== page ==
Fans get a really bad rap these days and for good reason. The fan community was once derided and ostracized and is now doing the deriding and ostracizing toward anyone that tries to integrate themselves in to a fandom. That said, being a fan or a part of a fan community isn’t always bad, and “Fanarchy” is merely an ode to the fans. Most of all it’s a tribute to how much influence the fan community has had on pop culture at large and how they can use their love for characters and properties to help fuel their lives and inspire hope and strength. No one has been harder on fans than I have this year, but Donna Davies offers up a look at how fans can also do great things and inspire one another to reach for creativity and aspirations.
Davies spans the globe looking at various fans and fan communities that have achieved some remarkable feats. Some of them have become massive pop culture phenomenon, while Davies also sets the light on more personal and touching stories. Some of the more interesting stories involve the career of beloved geek goddess Brea Grant, who is most recognized for her work in shows like “Heroes” and has spent a lot of her acting career producing the kind of work she wants to. There’s also the inspiring story of one of the first fan films ever made for “Raiders of the Lost Ark” which drew the attention of Steven Spielberg. It also became such a fan favorite at festivals that it garnered its own book and is currently being developed in to a movie.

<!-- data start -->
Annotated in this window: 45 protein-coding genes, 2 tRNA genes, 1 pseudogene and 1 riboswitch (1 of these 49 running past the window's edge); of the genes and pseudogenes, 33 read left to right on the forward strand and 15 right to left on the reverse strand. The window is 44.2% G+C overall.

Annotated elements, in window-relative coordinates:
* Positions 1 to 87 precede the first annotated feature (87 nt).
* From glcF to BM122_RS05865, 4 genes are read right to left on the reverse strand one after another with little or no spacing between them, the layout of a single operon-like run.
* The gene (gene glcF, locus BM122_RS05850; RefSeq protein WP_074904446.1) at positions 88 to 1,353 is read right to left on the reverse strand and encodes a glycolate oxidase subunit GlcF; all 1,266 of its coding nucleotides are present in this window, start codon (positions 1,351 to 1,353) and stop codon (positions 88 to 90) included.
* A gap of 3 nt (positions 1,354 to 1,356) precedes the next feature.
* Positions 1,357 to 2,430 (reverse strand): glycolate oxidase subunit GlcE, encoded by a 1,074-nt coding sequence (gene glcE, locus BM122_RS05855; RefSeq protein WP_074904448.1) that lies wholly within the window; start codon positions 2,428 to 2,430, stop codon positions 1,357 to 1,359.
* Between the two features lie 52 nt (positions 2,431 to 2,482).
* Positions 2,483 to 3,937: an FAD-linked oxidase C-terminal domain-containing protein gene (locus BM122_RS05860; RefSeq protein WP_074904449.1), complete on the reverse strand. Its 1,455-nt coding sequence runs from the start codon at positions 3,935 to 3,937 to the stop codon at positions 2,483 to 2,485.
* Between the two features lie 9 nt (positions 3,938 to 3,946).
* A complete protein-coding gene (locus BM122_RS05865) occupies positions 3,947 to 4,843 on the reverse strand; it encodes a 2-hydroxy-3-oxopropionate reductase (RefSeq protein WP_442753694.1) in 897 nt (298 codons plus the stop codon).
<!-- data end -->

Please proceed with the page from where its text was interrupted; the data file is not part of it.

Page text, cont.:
The most inspiring story though is the tale of Maya Glick whose rabid fandom for X-Men character Storm helped her push through some really tough times in her life and helped her grow as a person and find a form of personal victory. It’s also interesting to see how Ms. Glick has absolutely no love for Storm’s depiction in the “X-Men” movies which prompted her to make her own fan film, with a strong and fierce version of her favorite character. In the end “Fanarchy,” is a very breezy and entertaining ode to being fan boy or fan girl. Sure, the fan community has been very dark and volatile over the last few years, Donna Davies does a bang up job of showing how fandom can entertain, benefit pop culture, and benefit the fans personally.